Etiquette & superstition: dogs

bowtie

I would have gotten this post finished earlier, but there is a dude here wearing a gingham bowtie who keeps trying to get my attention. Oh, now he’s cleaning his feet. Maybe I can finally get this done.

ETIQUETTE: In Eleanor Roosevelt’s Book of Common Sense Etiquette (New York: Macmillan, 1962), Ms. Ellie suggests that a person new to a neighborhood, particularly an urban neighborhood, may use one’s pet dog as an ambassador and acquaintance maker, particularly to other dog owners. Once two pet dogs have become acquainted with one another and find each other agreeable, it is perfectly acceptable for one of the dog owners to extend a social invitation to the other dog owner. At this point, they know that at the very least they have a love of dogs in common. Ms. Roosevelt goes on to explain that walking a dog in public may garner friends even outside of dog-owner circles, as people loitering about parks are frequently interested in dogs and may start up a conversation with the owner. Of course, Mrs. Roosevelt was the widow of the only American president to serve three terms, and the dog she was walking was the beloved Fala (remember this when you are doing a crossword puzzle, folks), so your results may vary from hers. Perhaps you might want to try a bowtie.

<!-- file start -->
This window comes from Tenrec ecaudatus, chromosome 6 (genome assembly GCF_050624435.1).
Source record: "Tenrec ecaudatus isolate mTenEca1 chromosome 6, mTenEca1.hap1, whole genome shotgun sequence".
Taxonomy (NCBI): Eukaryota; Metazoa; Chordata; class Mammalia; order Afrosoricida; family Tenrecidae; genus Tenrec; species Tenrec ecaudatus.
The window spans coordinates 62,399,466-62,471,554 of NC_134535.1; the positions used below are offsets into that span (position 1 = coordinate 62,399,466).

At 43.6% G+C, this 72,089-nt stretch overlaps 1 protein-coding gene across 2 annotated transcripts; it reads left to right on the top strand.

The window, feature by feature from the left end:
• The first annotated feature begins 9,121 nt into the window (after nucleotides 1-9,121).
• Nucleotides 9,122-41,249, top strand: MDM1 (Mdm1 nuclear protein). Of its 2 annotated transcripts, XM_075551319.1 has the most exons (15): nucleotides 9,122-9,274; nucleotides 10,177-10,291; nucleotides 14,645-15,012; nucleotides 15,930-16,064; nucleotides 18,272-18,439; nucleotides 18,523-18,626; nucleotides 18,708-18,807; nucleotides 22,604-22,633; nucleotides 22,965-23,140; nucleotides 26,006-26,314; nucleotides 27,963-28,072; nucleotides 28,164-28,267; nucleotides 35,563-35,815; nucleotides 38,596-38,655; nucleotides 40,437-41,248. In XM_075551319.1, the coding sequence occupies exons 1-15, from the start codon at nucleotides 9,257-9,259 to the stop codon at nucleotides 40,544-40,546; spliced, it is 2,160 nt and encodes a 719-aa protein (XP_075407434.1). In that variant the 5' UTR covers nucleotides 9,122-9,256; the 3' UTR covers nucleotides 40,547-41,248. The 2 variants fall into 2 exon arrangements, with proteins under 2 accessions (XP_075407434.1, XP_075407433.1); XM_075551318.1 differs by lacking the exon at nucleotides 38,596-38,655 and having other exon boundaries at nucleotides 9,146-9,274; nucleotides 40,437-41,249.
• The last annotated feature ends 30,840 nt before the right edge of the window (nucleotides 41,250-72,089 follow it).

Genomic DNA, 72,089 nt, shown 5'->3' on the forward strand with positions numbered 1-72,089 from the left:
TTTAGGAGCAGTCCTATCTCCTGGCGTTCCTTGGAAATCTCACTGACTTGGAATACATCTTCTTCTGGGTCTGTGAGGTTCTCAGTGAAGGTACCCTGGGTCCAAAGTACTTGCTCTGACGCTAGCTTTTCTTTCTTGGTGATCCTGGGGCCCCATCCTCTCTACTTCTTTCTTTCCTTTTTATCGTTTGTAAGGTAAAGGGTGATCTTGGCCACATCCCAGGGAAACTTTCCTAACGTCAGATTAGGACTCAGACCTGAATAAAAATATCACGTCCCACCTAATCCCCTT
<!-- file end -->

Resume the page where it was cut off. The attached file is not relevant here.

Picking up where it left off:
SUPERSTITION: If you love dogs, you probably want to try a different cure for whooping cough or the measles than the following: place some strands of hair of the afflicted person between two pieces of bread and feed the sandwich to the dog. This will transfer the disease to the dog. Now your dog has whooping cough or measles. No, I have not yet found a superstition relating to a cure for canine whooping cough or measles, but I am working on it.

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